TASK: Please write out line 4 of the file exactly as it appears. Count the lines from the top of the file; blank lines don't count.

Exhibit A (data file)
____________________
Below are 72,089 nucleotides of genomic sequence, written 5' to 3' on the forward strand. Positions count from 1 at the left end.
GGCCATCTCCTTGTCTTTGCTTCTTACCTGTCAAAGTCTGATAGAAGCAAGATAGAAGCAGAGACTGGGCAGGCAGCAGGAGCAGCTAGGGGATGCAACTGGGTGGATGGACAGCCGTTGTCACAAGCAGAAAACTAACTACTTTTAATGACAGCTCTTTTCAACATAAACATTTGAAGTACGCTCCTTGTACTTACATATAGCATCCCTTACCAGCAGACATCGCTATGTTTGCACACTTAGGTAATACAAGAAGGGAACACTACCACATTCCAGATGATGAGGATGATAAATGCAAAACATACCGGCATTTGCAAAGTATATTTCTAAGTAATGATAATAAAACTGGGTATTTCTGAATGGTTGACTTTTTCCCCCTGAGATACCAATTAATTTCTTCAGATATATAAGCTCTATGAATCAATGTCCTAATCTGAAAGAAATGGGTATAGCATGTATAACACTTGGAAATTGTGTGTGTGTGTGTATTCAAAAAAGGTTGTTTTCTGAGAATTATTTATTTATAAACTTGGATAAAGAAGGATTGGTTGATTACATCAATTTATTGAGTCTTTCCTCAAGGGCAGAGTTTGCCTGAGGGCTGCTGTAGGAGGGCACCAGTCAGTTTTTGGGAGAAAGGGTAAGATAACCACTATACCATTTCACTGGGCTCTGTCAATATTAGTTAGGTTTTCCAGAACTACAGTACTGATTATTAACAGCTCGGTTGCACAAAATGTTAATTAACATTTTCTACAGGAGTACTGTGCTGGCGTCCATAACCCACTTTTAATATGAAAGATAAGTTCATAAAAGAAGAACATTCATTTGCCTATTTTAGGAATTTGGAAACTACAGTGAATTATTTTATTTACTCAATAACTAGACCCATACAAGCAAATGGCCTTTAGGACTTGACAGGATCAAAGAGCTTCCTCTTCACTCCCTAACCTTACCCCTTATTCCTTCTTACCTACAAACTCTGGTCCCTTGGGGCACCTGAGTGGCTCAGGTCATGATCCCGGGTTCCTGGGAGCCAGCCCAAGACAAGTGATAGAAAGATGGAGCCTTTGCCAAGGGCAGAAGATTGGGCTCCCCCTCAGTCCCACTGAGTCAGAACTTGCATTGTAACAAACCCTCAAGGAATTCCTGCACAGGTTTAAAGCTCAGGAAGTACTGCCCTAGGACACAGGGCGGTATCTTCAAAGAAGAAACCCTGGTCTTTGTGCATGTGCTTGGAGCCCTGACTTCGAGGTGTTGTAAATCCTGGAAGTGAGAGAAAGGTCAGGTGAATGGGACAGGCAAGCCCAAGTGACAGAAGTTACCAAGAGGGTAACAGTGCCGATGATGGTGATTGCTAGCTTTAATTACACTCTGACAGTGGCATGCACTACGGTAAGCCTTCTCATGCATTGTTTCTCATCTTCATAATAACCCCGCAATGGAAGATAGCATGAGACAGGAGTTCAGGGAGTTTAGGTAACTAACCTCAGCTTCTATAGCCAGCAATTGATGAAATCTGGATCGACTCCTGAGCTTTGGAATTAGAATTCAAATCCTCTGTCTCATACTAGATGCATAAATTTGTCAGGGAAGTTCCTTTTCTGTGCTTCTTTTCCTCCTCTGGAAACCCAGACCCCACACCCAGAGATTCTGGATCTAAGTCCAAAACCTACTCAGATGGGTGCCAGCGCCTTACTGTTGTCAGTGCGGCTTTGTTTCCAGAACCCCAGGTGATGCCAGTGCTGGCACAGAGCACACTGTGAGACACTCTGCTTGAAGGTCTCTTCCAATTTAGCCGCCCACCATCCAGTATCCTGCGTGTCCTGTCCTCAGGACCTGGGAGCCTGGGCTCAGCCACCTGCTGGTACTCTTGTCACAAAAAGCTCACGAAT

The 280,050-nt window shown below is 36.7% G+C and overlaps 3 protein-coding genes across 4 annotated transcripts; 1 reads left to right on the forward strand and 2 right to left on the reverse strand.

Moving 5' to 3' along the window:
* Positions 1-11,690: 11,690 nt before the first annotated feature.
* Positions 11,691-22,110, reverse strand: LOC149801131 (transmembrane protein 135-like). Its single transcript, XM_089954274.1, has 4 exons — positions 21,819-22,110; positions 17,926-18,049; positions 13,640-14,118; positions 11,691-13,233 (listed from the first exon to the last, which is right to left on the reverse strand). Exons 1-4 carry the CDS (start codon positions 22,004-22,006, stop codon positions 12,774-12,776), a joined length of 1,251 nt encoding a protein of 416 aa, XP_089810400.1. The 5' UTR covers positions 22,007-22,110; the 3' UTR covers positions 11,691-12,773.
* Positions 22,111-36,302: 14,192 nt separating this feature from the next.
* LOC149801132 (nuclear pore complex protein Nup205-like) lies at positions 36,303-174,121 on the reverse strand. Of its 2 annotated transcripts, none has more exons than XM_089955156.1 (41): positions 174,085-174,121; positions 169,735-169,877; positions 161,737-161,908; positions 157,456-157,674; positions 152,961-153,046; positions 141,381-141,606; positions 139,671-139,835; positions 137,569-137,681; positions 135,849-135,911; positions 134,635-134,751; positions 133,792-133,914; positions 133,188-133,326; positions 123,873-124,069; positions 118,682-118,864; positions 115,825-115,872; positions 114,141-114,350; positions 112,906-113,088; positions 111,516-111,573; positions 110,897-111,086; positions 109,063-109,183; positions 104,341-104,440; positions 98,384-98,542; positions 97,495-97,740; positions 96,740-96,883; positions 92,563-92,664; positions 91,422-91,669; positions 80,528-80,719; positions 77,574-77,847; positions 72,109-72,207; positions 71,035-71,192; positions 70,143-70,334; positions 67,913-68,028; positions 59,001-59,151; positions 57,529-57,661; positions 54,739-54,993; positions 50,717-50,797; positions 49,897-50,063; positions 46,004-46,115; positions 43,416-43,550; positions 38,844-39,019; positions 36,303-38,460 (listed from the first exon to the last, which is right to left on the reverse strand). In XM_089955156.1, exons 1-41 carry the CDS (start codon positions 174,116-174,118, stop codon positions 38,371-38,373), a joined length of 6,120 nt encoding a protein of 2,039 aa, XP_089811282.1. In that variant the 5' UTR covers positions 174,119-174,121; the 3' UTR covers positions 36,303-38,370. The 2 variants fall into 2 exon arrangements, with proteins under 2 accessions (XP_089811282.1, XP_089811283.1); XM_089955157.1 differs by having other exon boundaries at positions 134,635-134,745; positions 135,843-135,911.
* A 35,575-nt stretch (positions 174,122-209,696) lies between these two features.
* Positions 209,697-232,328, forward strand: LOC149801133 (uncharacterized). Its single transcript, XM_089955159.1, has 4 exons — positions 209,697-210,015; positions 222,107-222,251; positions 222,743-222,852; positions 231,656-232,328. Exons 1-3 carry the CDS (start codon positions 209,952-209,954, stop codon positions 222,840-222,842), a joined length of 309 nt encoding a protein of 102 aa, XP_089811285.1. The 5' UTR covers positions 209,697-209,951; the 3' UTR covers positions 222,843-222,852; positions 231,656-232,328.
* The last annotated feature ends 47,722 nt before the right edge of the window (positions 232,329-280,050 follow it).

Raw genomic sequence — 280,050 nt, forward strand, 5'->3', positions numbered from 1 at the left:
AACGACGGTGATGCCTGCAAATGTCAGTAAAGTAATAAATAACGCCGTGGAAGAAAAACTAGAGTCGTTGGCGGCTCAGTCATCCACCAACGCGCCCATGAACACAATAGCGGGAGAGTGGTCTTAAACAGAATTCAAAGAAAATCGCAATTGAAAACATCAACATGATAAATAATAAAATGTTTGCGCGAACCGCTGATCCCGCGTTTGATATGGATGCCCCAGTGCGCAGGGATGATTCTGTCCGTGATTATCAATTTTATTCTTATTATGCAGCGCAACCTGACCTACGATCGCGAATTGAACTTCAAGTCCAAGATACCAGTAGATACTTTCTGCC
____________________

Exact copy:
Moving 5' to 3' along the window: